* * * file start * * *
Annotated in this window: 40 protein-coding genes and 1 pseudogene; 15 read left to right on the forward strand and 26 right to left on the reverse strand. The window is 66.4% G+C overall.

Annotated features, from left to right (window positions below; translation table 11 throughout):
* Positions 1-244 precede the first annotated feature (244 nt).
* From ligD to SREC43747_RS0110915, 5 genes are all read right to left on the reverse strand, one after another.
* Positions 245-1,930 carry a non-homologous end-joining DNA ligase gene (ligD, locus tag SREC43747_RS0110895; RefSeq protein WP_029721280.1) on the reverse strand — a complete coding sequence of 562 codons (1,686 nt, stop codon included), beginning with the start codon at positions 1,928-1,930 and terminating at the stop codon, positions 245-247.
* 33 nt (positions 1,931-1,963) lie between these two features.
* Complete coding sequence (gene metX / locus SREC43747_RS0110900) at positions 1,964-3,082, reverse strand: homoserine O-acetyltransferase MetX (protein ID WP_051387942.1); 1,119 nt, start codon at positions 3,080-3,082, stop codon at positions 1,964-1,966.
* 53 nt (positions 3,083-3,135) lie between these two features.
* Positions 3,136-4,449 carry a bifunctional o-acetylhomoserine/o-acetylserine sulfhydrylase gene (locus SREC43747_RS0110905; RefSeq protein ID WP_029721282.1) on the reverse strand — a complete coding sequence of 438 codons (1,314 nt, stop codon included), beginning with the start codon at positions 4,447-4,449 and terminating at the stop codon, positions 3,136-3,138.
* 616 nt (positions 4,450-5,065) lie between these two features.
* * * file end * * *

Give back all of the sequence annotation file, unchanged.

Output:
Annotated in this window: 40 protein-coding genes and 1 pseudogene; 15 read left to right on the forward strand and 26 right to left on the reverse strand. The window is 66.4% G+C overall.

Annotated features, from left to right (window positions below; translation table 11 throughout):
* Positions 1-244 precede the first annotated feature (244 nt).
* From ligD to SREC43747_RS0110915, 5 genes are all read right to left on the reverse strand, one after another.
* Positions 245-1,930 carry a non-homologous end-joining DNA ligase gene (ligD, locus tag SREC43747_RS0110895; RefSeq protein WP_029721280.1) on the reverse strand — a complete coding sequence of 562 codons (1,686 nt, stop codon included), beginning with the start codon at positions 1,928-1,930 and terminating at the stop codon, positions 245-247.
* 33 nt (positions 1,931-1,963) lie between these two features.
* Complete coding sequence (gene metX / locus SREC43747_RS0110900) at positions 1,964-3,082, reverse strand: homoserine O-acetyltransferase MetX (protein ID WP_051387942.1); 1,119 nt, start codon at positions 3,080-3,082, stop codon at positions 1,964-1,966.
* 53 nt (positions 3,083-3,135) lie between these two features.
* Positions 3,136-4,449 carry a bifunctional o-acetylhomoserine/o-acetylserine sulfhydrylase gene (locus SREC43747_RS0110905; RefSeq protein ID WP_029721282.1) on the reverse strand — a complete coding sequence of 438 codons (1,314 nt, stop codon included), beginning with the start codon at positions 4,447-4,449 and terminating at the stop codon, positions 3,136-3,138.
* 616 nt (positions 4,450-5,065) lie between these two features.